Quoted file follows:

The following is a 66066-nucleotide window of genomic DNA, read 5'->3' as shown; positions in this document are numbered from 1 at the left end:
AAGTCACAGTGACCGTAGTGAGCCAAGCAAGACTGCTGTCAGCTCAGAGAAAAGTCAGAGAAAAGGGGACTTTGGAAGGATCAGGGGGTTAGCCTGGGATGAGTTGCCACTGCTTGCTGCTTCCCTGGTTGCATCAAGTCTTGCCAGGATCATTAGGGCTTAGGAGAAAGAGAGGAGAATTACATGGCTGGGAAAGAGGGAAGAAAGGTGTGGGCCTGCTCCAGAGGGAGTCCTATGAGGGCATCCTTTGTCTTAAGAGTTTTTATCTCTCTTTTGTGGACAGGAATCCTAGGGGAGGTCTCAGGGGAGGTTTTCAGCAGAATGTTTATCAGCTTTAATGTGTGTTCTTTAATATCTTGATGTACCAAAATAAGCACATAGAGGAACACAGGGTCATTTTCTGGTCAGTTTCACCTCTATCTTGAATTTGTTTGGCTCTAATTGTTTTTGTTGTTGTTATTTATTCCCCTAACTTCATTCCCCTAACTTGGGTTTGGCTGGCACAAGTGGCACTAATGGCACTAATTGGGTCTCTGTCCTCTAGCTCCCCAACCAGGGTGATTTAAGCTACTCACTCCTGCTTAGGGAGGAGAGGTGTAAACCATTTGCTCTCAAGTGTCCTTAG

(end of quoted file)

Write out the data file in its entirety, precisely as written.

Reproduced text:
The following is a 66066-nucleotide window of genomic DNA, read 5'->3' as shown; positions in this document are numbered from 1 at the left end:
AAGTCACAGTGACCGTAGTGAGCCAAGCAAGACTGCTGTCAGCTCAGAGAAAAGTCAGAGAAAAGGGGACTTTGGAAGGATCAGGGGGTTAGCCTGGGATGAGTTGCCACTGCTTGCTGCTTCCCTGGTTGCATCAAGTCTTGCCAGGATCATTAGGGCTTAGGAGAAAGAGAGGAGAATTACATGGCTGGGAAAGAGGGAAGAAAGGTGTGGGCCTGCTCCAGAGGGAGTCCTATGAGGGCATCCTTTGTCTTAAGAGTTTTTATCTCTCTTTTGTGGACAGGAATCCTAGGGGAGGTCTCAGGGGAGGTTTTCAGCAGAATGTTTATCAGCTTTAATGTGTGTTCTTTAATATCTTGATGTACCAAAATAAGCACATAGAGGAACACAGGGTCATTTTCTGGTCAGTTTCACCTCTATCTTGAATTTGTTTGGCTCTAATTGTTTTTGTTGTTGTTATTTATTCCCCTAACTTCATTCCCCTAACTTGGGTTTGGCTGGCACAAGTGGCACTAATGGCACTAATTGGGTCTCTGTCCTCTAGCTCCCCAACCAGGGTGATTTAAGCTACTCACTCCTGCTTAGGGAGGAGAGGTGTAAACCATTTGCTCTCAAGTGTCCTTAG